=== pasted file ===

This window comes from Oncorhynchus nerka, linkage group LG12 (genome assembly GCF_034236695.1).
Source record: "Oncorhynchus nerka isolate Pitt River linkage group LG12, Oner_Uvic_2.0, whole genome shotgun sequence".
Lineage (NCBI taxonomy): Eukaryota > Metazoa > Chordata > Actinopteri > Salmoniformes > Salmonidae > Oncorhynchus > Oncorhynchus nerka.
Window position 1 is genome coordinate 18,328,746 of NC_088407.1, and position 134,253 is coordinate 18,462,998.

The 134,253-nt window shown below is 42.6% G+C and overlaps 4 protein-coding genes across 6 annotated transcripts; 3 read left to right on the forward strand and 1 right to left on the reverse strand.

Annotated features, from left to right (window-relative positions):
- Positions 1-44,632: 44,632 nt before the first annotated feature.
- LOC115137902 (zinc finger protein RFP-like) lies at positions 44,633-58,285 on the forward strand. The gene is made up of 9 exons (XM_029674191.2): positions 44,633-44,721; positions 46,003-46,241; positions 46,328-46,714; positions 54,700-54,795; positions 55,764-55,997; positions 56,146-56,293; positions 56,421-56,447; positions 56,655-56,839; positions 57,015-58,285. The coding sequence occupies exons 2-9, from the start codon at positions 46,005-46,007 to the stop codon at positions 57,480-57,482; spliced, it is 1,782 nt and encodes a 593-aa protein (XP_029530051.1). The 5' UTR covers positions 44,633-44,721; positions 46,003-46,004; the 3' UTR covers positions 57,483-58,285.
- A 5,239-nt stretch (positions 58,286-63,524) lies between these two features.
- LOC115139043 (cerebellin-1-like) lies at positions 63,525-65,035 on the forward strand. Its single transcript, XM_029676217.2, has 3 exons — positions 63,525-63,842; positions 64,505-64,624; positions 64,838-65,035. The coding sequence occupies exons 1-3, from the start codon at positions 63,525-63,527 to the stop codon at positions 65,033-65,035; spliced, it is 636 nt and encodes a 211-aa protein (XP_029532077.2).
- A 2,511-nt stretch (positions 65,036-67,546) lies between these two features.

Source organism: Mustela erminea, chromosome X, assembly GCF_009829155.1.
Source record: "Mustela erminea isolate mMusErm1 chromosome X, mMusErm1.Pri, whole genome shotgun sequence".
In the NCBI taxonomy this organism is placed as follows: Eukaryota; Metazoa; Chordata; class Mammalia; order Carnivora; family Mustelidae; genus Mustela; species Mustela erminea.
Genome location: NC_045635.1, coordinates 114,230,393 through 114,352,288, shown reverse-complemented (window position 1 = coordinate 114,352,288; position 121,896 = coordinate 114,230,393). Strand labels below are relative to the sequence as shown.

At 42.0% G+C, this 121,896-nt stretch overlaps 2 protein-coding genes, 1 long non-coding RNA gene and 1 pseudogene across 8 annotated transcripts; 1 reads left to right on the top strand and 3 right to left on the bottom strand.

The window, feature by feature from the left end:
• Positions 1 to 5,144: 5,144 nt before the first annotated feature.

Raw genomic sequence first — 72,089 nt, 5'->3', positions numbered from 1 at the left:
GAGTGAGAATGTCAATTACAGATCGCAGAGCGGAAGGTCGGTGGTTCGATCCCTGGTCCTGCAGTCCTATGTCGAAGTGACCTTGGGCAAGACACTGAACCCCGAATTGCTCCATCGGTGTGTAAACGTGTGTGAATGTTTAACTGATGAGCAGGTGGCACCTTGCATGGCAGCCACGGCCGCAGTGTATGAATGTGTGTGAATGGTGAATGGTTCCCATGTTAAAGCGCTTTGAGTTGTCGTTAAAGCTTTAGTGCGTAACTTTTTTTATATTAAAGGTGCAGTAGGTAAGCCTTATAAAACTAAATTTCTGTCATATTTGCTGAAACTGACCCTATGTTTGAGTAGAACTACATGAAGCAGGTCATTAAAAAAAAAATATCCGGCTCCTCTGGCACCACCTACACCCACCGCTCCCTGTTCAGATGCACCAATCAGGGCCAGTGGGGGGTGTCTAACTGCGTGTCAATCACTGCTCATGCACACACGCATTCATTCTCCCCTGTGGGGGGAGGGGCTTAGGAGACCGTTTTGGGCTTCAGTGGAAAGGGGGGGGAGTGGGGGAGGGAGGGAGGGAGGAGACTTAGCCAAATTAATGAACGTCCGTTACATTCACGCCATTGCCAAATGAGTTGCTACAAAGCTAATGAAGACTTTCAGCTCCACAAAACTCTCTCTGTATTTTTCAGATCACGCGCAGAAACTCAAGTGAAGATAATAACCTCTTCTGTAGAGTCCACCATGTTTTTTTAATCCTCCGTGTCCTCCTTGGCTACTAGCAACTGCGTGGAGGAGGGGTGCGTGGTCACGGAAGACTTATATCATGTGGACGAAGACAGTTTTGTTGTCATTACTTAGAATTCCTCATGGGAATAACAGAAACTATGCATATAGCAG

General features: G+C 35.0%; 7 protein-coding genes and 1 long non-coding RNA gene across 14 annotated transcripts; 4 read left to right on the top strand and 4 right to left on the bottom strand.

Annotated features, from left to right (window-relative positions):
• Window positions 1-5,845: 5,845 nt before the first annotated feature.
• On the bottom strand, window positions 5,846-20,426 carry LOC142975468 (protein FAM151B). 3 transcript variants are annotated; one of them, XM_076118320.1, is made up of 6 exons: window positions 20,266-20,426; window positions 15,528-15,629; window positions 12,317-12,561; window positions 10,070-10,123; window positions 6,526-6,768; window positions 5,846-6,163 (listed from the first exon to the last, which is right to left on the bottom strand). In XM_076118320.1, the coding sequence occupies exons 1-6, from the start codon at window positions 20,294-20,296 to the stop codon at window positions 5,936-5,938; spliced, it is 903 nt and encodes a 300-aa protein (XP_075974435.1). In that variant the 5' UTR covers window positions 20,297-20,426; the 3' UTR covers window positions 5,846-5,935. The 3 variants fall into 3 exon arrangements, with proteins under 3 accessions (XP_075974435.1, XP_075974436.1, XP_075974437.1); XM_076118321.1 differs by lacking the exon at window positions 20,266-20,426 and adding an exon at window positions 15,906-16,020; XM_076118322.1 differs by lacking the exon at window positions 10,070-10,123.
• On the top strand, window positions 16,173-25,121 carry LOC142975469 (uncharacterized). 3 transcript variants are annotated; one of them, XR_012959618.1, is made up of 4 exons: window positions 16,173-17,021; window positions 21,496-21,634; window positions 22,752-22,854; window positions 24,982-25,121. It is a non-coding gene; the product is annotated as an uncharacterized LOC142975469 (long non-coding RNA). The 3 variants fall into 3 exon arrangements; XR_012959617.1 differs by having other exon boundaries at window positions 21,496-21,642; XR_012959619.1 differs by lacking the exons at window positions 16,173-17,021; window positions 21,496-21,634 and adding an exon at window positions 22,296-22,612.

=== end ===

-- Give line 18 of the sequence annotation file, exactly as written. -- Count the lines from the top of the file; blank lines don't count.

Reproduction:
• Positions 1 to 5,144: 5,144 nt before the first annotated feature.